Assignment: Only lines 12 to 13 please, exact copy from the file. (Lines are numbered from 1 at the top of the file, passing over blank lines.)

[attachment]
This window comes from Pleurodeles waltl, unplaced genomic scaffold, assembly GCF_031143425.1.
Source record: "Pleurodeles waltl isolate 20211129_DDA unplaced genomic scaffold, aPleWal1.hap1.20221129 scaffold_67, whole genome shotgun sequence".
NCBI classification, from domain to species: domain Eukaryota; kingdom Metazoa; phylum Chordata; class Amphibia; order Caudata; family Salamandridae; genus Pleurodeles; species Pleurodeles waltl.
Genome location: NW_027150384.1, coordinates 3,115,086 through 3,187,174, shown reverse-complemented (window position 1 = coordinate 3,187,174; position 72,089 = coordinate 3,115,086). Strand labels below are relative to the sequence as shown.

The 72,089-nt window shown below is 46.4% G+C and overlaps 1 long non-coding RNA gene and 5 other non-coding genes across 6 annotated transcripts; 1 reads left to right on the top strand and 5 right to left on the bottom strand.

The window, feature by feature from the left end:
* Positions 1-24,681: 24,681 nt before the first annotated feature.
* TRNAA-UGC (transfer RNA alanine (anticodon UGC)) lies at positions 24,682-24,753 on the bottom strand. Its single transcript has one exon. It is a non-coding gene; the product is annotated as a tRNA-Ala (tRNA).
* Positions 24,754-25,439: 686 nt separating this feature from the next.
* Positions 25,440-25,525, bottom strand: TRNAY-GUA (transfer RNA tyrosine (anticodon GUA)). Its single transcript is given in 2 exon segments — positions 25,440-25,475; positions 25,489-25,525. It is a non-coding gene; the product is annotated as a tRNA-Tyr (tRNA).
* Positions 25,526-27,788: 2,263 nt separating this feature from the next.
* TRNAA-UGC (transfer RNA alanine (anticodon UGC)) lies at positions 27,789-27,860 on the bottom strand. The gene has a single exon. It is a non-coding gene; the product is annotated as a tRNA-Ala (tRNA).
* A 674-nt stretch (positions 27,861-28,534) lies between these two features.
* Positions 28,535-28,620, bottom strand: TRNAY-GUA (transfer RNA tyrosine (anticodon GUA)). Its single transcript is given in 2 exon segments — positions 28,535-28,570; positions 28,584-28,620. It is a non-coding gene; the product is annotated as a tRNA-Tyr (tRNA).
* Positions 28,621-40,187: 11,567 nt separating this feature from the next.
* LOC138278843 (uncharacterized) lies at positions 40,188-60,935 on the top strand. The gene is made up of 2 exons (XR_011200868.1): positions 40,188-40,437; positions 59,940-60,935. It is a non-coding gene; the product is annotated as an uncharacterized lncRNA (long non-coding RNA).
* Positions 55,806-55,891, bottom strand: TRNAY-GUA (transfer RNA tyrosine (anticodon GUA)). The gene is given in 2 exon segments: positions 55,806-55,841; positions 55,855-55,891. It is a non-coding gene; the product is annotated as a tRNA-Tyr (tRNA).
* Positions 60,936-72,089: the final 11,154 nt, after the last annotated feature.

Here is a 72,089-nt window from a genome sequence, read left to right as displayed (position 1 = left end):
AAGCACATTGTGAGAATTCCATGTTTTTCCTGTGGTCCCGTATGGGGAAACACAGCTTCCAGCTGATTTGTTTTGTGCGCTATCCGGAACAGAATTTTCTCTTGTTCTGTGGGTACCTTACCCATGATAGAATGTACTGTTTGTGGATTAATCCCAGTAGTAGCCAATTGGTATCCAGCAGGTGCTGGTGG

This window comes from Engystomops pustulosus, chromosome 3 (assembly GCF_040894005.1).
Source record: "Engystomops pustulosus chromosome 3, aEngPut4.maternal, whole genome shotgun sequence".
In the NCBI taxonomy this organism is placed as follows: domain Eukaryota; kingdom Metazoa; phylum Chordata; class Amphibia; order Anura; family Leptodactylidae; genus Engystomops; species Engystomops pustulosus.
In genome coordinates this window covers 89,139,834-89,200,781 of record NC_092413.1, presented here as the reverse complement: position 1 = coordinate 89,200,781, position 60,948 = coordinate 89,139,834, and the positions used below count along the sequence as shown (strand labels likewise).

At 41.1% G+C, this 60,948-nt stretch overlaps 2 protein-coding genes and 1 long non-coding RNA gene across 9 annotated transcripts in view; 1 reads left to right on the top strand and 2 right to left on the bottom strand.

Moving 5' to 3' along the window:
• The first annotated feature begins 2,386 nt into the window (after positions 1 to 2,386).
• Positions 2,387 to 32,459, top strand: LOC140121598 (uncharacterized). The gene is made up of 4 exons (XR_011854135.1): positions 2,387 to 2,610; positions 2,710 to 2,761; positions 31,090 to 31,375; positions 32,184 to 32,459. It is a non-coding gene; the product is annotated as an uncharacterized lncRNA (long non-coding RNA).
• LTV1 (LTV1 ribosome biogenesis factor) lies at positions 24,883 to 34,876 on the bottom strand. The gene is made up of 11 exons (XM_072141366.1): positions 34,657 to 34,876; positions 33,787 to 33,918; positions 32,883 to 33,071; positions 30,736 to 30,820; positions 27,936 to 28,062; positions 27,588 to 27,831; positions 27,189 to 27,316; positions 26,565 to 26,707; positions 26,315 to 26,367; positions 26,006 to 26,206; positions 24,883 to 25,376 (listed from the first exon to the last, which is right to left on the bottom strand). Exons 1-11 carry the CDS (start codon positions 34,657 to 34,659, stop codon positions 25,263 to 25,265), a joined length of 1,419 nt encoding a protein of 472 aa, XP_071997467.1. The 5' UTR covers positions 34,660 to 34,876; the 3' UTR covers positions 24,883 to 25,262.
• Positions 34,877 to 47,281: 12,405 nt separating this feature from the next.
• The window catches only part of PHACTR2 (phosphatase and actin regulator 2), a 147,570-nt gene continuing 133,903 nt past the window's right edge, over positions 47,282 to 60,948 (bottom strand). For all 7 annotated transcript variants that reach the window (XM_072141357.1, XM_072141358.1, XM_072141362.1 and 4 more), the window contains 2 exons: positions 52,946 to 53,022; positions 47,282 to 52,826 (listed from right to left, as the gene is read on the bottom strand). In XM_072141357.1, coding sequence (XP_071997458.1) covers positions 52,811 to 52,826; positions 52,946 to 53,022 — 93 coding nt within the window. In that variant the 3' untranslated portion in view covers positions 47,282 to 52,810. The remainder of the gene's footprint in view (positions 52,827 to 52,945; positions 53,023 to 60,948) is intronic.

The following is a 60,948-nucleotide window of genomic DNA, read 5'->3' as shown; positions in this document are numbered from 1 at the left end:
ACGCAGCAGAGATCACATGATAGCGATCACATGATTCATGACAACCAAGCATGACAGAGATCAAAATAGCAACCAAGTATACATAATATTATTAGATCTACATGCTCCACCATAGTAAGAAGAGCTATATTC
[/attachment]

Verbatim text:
* TRNAA-UGC (transfer RNA alanine (anticodon UGC)) lies at positions 27,789-27,860 on the bottom strand. The gene has a single exon. It is a non-coding gene; the product is annotated as a tRNA-Ala (tRNA).
* A 674-nt stretch (positions 27,861-28,534) lies between these two features.